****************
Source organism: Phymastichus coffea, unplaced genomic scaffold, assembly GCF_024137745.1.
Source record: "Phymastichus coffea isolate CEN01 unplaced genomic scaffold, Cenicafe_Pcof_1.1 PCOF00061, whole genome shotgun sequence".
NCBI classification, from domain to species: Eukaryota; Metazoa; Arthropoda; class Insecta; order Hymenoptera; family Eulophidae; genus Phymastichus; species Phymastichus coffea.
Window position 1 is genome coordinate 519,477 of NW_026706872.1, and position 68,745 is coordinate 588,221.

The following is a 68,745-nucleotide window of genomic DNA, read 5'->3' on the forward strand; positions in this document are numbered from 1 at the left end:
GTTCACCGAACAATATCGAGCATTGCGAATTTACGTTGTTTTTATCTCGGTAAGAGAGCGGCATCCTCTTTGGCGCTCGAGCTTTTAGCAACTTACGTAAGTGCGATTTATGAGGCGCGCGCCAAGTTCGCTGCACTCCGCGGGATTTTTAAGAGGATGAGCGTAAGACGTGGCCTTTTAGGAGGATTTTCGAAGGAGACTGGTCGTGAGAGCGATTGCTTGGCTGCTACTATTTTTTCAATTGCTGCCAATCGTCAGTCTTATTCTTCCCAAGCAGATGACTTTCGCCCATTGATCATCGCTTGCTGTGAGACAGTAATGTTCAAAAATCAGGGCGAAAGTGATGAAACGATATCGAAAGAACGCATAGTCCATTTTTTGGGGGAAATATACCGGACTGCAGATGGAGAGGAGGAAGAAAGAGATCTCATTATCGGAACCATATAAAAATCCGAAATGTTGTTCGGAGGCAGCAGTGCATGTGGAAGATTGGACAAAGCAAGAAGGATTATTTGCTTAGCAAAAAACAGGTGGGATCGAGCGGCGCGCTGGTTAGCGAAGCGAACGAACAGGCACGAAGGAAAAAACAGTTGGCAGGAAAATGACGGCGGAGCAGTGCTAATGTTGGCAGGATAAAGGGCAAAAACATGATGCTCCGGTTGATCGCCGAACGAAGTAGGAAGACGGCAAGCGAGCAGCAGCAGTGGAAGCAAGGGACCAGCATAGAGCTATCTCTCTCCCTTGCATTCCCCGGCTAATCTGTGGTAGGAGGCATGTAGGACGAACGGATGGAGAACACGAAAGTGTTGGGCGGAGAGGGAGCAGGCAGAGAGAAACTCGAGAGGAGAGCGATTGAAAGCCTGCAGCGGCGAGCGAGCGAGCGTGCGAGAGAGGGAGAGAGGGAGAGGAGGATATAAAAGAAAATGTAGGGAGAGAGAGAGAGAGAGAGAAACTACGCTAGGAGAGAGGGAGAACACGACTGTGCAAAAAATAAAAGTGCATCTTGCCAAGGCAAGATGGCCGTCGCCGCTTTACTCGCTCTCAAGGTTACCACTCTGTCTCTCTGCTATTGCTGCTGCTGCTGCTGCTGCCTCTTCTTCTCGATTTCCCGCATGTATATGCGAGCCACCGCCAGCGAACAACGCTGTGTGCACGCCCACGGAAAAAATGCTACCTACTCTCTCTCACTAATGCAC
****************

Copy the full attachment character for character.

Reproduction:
Source organism: Phymastichus coffea, unplaced genomic scaffold, assembly GCF_024137745.1.
Source record: "Phymastichus coffea isolate CEN01 unplaced genomic scaffold, Cenicafe_Pcof_1.1 PCOF00061, whole genome shotgun sequence".
NCBI classification, from domain to species: Eukaryota; Metazoa; Arthropoda; class Insecta; order Hymenoptera; family Eulophidae; genus Phymastichus; species Phymastichus coffea.
Window position 1 is genome coordinate 519,477 of NW_026706872.1, and position 68,745 is coordinate 588,221.

The following is a 68,745-nucleotide window of genomic DNA, read 5'->3' on the forward strand; positions in this document are numbered from 1 at the left end:
GTTCACCGAACAATATCGAGCATTGCGAATTTACGTTGTTTTTATCTCGGTAAGAGAGCGGCATCCTCTTTGGCGCTCGAGCTTTTAGCAACTTACGTAAGTGCGATTTATGAGGCGCGCGCCAAGTTCGCTGCACTCCGCGGGATTTTTAAGAGGATGAGCGTAAGACGTGGCCTTTTAGGAGGATTTTCGAAGGAGACTGGTCGTGAGAGCGATTGCTTGGCTGCTACTATTTTTTCAATTGCTGCCAATCGTCAGTCTTATTCTTCCCAAGCAGATGACTTTCGCCCATTGATCATCGCTTGCTGTGAGACAGTAATGTTCAAAAATCAGGGCGAAAGTGATGAAACGATATCGAAAGAACGCATAGTCCATTTTTTGGGGGAAATATACCGGACTGCAGATGGAGAGGAGGAAGAAAGAGATCTCATTATCGGAACCATATAAAAATCCGAAATGTTGTTCGGAGGCAGCAGTGCATGTGGAAGATTGGACAAAGCAAGAAGGATTATTTGCTTAGCAAAAAACAGGTGGGATCGAGCGGCGCGCTGGTTAGCGAAGCGAACGAACAGGCACGAAGGAAAAAACAGTTGGCAGGAAAATGACGGCGGAGCAGTGCTAATGTTGGCAGGATAAAGGGCAAAAACATGATGCTCCGGTTGATCGCCGAACGAAGTAGGAAGACGGCAAGCGAGCAGCAGCAGTGGAAGCAAGGGACCAGCATAGAGCTATCTCTCTCCCTTGCATTCCCCGGCTAATCTGTGGTAGGAGGCATGTAGGACGAACGGATGGAGAACACGAAAGTGTTGGGCGGAGAGGGAGCAGGCAGAGAGAAACTCGAGAGGAGAGCGATTGAAAGCCTGCAGCGGCGAGCGAGCGAGCGTGCGAGAGAGGGAGAGAGGGAGAGGAGGATATAAAAGAAAATGTAGGGAGAGAGAGAGAGAGAGAGAAACTACGCTAGGAGAGAGGGAGAACACGACTGTGCAAAAAATAAAAGTGCATCTTGCCAAGGCAAGATGGCCGTCGCCGCTTTACTCGCTCTCAAGGTTACCACTCTGTCTCTCTGCTATTGCTGCTGCTGCTGCTGCTGCCTCTTCTTCTCGATTTCCCGCATGTATATGCGAGCCACCGCCAGCGAACAACGCTGTGTGCACGCCCACGGAAAAAATGCTACCTACTCTCTCTCACTAATGCAC